They are an unlikely sales team.
Phil Upshall is a former lawyer who was active in the Conservative Party until his life spiralled out of control because of mental illness. He was disbarred and spent time in jail, but has become a passionate and effective advocate on mental health issues.
Zul Merali is a neuroscientist at the University of Ottawa and the Royal Ottawa Mental Health Centre. Together, the two friends made a pitch to the Conservative government for a new research network with 80 scientists working together on more effective approaches to help hundreds of thousands of Canadians suffering from depression.
Their success – the federal budget included $5-million to establish the Canadian Depression Research and Intervention Network – is the result of their hard work. But it is also a reflection of the Conservative government's research priorities at a time when money is tight and mental health has emerged as an important issue. Ottawa is still considering how it will proceed with the ground-breaking national strategy for mental health released last month, but may favour collaborative initiatives like this one.
The funding will start once the omnibus budget bill becomes law, but the network also needs funds from other sources for research into more effective approaches to treating depression.
"The problem is you can have two people with depression who have no symptom overlap. Both get the same diagnosis and treatment. No wonder it frequently doesn't work," said Dr. Merali, president of the University of Ottawa Institute of Mental Health Research. "We need to understand who, with a particular profile, best responds to a type of medication or other intervention in a systematic way."
The researchers involved in the network hope to do long-term epidemiological studies to identify different types of depression, based not only on symptoms but also on what is happening in a patient's brain.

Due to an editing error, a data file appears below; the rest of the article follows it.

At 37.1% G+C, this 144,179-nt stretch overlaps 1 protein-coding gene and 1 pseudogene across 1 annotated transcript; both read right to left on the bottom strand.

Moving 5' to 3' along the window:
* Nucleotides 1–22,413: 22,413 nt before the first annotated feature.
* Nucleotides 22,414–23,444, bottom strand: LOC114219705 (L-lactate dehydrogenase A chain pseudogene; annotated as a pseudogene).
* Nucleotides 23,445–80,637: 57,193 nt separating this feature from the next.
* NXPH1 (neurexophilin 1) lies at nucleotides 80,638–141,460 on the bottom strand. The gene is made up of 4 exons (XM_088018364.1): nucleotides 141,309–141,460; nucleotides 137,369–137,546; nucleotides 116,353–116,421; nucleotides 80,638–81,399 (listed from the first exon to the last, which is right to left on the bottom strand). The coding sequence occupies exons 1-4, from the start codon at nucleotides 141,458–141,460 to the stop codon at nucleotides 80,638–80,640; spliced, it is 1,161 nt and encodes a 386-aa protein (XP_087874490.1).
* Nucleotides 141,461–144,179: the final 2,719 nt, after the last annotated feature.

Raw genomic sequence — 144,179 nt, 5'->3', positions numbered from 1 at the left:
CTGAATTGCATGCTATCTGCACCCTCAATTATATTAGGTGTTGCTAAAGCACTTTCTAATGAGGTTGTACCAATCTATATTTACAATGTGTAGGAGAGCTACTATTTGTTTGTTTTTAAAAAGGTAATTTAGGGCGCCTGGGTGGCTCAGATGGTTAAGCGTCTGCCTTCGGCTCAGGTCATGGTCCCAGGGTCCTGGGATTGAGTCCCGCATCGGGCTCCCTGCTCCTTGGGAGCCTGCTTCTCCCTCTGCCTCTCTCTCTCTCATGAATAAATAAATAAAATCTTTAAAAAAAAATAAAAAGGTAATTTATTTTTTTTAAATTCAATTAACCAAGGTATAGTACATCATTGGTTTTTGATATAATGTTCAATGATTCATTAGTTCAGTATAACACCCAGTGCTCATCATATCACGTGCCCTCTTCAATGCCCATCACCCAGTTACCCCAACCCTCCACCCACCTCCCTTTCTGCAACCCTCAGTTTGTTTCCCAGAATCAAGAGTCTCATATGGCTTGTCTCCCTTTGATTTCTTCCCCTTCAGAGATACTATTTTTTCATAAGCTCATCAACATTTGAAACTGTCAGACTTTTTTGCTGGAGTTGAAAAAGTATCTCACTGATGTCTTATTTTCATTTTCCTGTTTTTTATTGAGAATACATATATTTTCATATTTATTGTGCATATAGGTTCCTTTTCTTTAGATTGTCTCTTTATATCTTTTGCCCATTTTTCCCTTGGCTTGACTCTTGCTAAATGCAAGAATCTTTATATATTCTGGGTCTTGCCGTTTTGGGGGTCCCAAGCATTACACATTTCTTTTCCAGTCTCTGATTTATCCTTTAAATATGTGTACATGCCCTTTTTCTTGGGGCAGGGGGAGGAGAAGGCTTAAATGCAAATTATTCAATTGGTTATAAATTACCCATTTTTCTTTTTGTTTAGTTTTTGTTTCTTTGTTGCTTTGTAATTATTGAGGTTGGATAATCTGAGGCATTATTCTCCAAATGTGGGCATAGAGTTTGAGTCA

"What particular circuits in the brain are responsible for what particular symptoms? Then you could refine your treatment based on what you are seeing in the brain," says Dr. Merali.
The network will also focus on two issues that the two men say came up repeatedly in conversations with cabinet ministers: youth suicide and post-traumatic stress disorder, or PTSD.
Suicide is the second leading cause of death in young people after motor vehicle accidents, said Mr. Upshall, who is national executive director of the Mood Disorders Society of Canada.
Post-traumatic stress disorder is also an important issue for the government, which has been criticized for not doing enough to help soldiers returning from Afghanistan. PTSD is an anxiety disorder, but is linked to depression, to addictions to alcohol or drugs, and to increased risk of suicide.
The Conservatives announced that the Mood Disorders Society of Canada will lead the development of the network in conjunction with the Mental Health Commission of Canada. Last month, it delivered a national strategy to fix the mental health system, which is underfunded and poorly co-ordinated and leaves many families feeling as if they have nowhere to turn.
Patrick Dion, vice-chair of the commission's board of directors, said the funding for the depression research network is an encouraging sign of the government's commitment to do more on mental health.
The network appealed to Conservative politicians because it will focus on quickly improving treatment for patients rather than on basic, curiosity-driven research that might pay off years down the road, Dr. Merali said.
Mr. Upshall stressed the role that patients will play in guiding the direction of the research. He understands the needs of patients and their families from his own experience with bipolar disorder in the early 1990s, when he attempted suicide, was convicted on fraud-related charges and jailed for eight months, declared bankruptcy and was divorced.
"Phil always brings us back to the patient. We want to make sure we always have that voice in whatever we do," Dr. Merali said.
"This is not research that is going to sit on a shelf," Mr. Upshall said. "It is going to change the way we treat and deal with people, not just in hospitals but in communities. The key word is intervention, to translate research into primary and secondary care for patients. "